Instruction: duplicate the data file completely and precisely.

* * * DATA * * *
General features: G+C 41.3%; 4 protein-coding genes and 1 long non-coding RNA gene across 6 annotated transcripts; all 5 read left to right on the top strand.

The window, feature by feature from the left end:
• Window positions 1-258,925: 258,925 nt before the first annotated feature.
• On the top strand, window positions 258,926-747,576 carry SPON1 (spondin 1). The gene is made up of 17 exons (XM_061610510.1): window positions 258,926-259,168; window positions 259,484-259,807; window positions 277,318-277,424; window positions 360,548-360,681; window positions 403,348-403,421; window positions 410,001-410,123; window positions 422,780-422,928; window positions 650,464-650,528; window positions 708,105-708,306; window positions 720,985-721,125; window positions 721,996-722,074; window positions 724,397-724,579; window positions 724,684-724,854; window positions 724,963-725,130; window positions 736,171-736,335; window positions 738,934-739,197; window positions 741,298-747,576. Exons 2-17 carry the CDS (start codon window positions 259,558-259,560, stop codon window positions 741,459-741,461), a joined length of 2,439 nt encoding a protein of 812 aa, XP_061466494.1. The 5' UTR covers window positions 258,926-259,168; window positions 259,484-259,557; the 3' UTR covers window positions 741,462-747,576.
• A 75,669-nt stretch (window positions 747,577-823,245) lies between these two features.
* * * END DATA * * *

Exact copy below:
General features: G+C 41.3%; 4 protein-coding genes and 1 long non-coding RNA gene across 6 annotated transcripts; all 5 read left to right on the top strand.

The window, feature by feature from the left end:
• Window positions 1-258,925: 258,925 nt before the first annotated feature.
• On the top strand, window positions 258,926-747,576 carry SPON1 (spondin 1). The gene is made up of 17 exons (XM_061610510.1): window positions 258,926-259,168; window positions 259,484-259,807; window positions 277,318-277,424; window positions 360,548-360,681; window positions 403,348-403,421; window positions 410,001-410,123; window positions 422,780-422,928; window positions 650,464-650,528; window positions 708,105-708,306; window positions 720,985-721,125; window positions 721,996-722,074; window positions 724,397-724,579; window positions 724,684-724,854; window positions 724,963-725,130; window positions 736,171-736,335; window positions 738,934-739,197; window positions 741,298-747,576. Exons 2-17 carry the CDS (start codon window positions 259,558-259,560, stop codon window positions 741,459-741,461), a joined length of 2,439 nt encoding a protein of 812 aa, XP_061466494.1. The 5' UTR covers window positions 258,926-259,168; window positions 259,484-259,557; the 3' UTR covers window positions 741,462-747,576.
• A 75,669-nt stretch (window positions 747,577-823,245) lies between these two features.